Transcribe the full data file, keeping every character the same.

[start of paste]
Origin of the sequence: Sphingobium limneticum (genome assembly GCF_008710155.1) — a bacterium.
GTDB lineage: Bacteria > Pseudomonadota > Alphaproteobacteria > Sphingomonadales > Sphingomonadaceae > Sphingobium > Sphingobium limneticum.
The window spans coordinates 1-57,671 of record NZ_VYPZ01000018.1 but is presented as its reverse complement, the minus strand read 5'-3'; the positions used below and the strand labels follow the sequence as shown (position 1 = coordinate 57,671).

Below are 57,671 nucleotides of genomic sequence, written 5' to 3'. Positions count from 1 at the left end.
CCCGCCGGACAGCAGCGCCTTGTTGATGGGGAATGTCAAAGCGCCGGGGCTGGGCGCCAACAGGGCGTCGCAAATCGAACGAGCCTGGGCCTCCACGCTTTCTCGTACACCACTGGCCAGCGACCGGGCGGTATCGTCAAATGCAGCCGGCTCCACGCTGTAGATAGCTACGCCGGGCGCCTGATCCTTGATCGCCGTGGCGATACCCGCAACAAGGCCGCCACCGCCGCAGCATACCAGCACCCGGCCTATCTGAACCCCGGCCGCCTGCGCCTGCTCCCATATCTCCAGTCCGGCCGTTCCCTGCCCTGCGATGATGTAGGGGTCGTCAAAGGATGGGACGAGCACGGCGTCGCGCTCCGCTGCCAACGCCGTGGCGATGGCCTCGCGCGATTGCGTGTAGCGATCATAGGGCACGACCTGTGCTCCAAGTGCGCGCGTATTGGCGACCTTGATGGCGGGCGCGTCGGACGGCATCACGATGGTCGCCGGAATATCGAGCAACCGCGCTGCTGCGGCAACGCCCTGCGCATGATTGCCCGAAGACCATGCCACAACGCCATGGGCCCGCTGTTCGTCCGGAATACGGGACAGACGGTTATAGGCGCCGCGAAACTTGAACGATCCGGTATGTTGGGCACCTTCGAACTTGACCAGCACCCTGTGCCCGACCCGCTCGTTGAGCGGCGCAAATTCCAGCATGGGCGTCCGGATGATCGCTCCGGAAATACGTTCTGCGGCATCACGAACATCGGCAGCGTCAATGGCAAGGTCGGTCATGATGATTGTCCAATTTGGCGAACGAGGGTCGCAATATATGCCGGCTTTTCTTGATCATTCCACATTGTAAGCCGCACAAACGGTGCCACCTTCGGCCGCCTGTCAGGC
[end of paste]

Origin of the sequence: Sphingobium limneticum (genome assembly GCF_008710155.1) — a bacterium.
GTDB lineage: Bacteria > Pseudomonadota > Alphaproteobacteria > Sphingomonadales > Sphingomonadaceae > Sphingobium > Sphingobium limneticum.
The window spans coordinates 1-57,671 of record NZ_VYPZ01000018.1 but is presented as its reverse complement, the minus strand read 5'-3'; the positions used below and the strand labels follow the sequence as shown (position 1 = coordinate 57,671).

Below are 57,671 nucleotides of genomic sequence, written 5' to 3'. Positions count from 1 at the left end.
CCCGCCGGACAGCAGCGCCTTGTTGATGGGGAATGTCAAAGCGCCGGGGCTGGGCGCCAACAGGGCGTCGCAAATCGAACGAGCCTGGGCCTCCACGCTTTCTCGTACACCACTGGCCAGCGACCGGGCGGTATCGTCAAATGCAGCCGGCTCCACGCTGTAGATAGCTACGCCGGGCGCCTGATCCTTGATCGCCGTGGCGATACCCGCAACAAGGCCGCCACCGCCGCAGCATACCAGCACCCGGCCTATCTGAACCCCGGCCGCCTGCGCCTGCTCCCATATCTCCAGTCCGGCCGTTCCCTGCCCTGCGATGATGTAGGGGTCGTCAAAGGATGGGACGAGCACGGCGTCGCGCTCCGCTGCCAACGCCGTGGCGATGGCCTCGCGCGATTGCGTGTAGCGATCATAGGGCACGACCTGTGCTCCAAGTGCGCGCGTATTGGCGACCTTGATGGCGGGCGCGTCGGACGGCATCACGATGGTCGCCGGAATATCGAGCAACCGCGCTGCTGCGGCAACGCCCTGCGCATGATTGCCCGAAGACCATGCCACAACGCCATGGGCCCGCTGTTCGTCCGGAATACGGGACAGACGGTTATAGGCGCCGCGAAACTTGAACGATCCGGTATGTTGGGCACCTTCGAACTTGACCAGCACCCTGTGCCCGACCCGCTCGTTGAGCGGCGCAAATTCCAGCATGGGCGTCCGGATGATCGCTCCGGAAATACGTTCTGCGGCATCACGAACATCGGCAGCGTCAATGGCAAGGTCGGTCATGATGATTGTCCAATTTGGCGAACGAGGGTCGCAATATATGCCGGCTTTTCTTGATCATTCCACATTGTAAGCCGCACAAACGGTGCCACCTTCGGCCGCCTGTCAGGC